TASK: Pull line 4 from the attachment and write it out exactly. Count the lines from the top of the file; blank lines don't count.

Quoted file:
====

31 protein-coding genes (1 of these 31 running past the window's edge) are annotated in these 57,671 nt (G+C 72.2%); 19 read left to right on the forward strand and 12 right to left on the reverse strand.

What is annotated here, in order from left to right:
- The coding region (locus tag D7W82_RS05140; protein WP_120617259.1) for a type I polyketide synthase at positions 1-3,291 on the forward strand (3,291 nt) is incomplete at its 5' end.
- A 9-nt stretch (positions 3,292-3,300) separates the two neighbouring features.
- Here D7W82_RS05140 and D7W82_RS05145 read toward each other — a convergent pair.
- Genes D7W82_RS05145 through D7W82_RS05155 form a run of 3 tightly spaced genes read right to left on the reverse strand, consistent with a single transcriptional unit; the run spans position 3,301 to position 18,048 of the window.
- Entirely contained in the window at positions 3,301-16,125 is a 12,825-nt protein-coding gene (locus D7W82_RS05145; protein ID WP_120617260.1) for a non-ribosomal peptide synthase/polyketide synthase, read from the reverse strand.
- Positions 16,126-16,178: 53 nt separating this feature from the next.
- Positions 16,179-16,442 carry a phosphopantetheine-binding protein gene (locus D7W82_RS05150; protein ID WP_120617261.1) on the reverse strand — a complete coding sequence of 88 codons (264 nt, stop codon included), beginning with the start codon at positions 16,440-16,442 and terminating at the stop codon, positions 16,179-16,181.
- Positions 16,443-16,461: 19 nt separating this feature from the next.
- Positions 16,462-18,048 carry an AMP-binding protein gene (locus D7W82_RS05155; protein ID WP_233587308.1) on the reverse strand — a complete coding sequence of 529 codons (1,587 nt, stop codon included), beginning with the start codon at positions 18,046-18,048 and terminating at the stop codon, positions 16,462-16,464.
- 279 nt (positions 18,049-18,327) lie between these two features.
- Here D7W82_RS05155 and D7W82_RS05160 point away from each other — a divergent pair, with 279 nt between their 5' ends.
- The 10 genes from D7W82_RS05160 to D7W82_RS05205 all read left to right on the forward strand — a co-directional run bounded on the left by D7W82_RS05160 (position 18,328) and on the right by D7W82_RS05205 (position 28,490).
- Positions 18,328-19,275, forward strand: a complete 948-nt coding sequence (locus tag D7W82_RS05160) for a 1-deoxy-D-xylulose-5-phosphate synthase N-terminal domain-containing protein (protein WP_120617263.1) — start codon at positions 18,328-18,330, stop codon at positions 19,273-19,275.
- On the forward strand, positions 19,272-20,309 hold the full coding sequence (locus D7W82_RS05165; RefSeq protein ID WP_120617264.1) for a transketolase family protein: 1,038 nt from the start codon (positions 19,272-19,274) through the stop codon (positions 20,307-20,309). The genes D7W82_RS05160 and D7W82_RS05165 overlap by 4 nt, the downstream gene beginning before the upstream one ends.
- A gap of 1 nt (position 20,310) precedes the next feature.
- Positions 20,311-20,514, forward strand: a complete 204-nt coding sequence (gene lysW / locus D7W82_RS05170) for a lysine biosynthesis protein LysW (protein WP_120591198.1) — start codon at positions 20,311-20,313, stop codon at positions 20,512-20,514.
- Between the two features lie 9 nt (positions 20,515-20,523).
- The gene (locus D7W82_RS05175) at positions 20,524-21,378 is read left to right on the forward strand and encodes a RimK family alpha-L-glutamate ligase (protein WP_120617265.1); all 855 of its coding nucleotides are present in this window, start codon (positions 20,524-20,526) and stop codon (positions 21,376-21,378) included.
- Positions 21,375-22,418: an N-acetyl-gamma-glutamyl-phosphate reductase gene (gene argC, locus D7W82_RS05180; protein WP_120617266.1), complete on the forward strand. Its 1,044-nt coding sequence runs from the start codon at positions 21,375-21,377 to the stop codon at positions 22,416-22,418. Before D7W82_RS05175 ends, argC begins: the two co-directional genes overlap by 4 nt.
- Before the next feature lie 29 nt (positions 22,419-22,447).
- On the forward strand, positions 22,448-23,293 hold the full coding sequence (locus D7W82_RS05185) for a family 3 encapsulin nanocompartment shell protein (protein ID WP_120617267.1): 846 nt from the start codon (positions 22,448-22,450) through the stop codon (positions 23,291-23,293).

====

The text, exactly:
- A 9-nt stretch (positions 3,292-3,300) separates the two neighbouring features.